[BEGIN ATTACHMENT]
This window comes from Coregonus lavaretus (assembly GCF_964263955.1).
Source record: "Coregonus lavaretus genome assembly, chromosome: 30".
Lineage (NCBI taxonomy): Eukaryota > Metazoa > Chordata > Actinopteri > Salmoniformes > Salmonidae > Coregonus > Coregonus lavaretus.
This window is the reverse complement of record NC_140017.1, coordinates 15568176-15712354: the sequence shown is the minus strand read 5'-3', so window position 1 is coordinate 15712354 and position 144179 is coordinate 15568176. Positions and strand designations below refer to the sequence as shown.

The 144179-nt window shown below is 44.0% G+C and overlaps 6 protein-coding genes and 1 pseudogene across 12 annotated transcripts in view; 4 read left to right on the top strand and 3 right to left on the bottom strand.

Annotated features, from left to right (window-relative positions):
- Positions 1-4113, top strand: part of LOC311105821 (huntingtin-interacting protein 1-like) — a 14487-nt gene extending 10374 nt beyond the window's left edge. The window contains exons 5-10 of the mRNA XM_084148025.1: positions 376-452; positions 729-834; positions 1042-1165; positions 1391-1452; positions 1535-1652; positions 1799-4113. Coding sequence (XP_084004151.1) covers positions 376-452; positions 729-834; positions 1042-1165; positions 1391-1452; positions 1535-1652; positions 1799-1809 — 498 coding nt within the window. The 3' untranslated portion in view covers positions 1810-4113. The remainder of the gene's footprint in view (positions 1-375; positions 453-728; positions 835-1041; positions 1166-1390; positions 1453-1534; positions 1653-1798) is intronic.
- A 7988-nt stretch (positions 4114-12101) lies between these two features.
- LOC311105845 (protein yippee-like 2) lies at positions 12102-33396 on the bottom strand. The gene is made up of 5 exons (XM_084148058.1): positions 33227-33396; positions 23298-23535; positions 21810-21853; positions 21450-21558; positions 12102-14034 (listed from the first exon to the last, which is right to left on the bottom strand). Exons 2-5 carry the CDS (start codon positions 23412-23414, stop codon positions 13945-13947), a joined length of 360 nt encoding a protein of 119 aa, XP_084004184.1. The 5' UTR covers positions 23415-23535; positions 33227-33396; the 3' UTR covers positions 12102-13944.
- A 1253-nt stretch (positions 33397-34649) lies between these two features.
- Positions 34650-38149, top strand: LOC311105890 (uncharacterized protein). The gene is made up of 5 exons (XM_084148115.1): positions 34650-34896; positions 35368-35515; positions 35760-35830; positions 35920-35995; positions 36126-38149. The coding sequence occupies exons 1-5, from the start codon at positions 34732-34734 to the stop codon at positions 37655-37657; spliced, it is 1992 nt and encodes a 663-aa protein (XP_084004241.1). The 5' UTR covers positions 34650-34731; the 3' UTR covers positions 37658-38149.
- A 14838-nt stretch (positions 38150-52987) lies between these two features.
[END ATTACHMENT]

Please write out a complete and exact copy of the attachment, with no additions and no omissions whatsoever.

This window comes from Coregonus lavaretus (assembly GCF_964263955.1).
Source record: "Coregonus lavaretus genome assembly, chromosome: 30".
Lineage (NCBI taxonomy): Eukaryota > Metazoa > Chordata > Actinopteri > Salmoniformes > Salmonidae > Coregonus > Coregonus lavaretus.
This window is the reverse complement of record NC_140017.1, coordinates 15568176-15712354: the sequence shown is the minus strand read 5'-3', so window position 1 is coordinate 15712354 and position 144179 is coordinate 15568176. Positions and strand designations below refer to the sequence as shown.

The 144179-nt window shown below is 44.0% G+C and overlaps 6 protein-coding genes and 1 pseudogene across 12 annotated transcripts in view; 4 read left to right on the top strand and 3 right to left on the bottom strand.

Annotated features, from left to right (window-relative positions):
- Positions 1-4113, top strand: part of LOC311105821 (huntingtin-interacting protein 1-like) — a 14487-nt gene extending 10374 nt beyond the window's left edge. The window contains exons 5-10 of the mRNA XM_084148025.1: positions 376-452; positions 729-834; positions 1042-1165; positions 1391-1452; positions 1535-1652; positions 1799-4113. Coding sequence (XP_084004151.1) covers positions 376-452; positions 729-834; positions 1042-1165; positions 1391-1452; positions 1535-1652; positions 1799-1809 — 498 coding nt within the window. The 3' untranslated portion in view covers positions 1810-4113. The remainder of the gene's footprint in view (positions 1-375; positions 453-728; positions 835-1041; positions 1166-1390; positions 1453-1534; positions 1653-1798) is intronic.
- A 7988-nt stretch (positions 4114-12101) lies between these two features.
- LOC311105845 (protein yippee-like 2) lies at positions 12102-33396 on the bottom strand. The gene is made up of 5 exons (XM_084148058.1): positions 33227-33396; positions 23298-23535; positions 21810-21853; positions 21450-21558; positions 12102-14034 (listed from the first exon to the last, which is right to left on the bottom strand). Exons 2-5 carry the CDS (start codon positions 23412-23414, stop codon positions 13945-13947), a joined length of 360 nt encoding a protein of 119 aa, XP_084004184.1. The 5' UTR covers positions 23415-23535; positions 33227-33396; the 3' UTR covers positions 12102-13944.
- A 1253-nt stretch (positions 33397-34649) lies between these two features.
- Positions 34650-38149, top strand: LOC311105890 (uncharacterized protein). The gene is made up of 5 exons (XM_084148115.1): positions 34650-34896; positions 35368-35515; positions 35760-35830; positions 35920-35995; positions 36126-38149. The coding sequence occupies exons 1-5, from the start codon at positions 34732-34734 to the stop codon at positions 37655-37657; spliced, it is 1992 nt and encodes a 663-aa protein (XP_084004241.1). The 5' UTR covers positions 34650-34731; the 3' UTR covers positions 37658-38149.
- A 14838-nt stretch (positions 38150-52987) lies between these two features.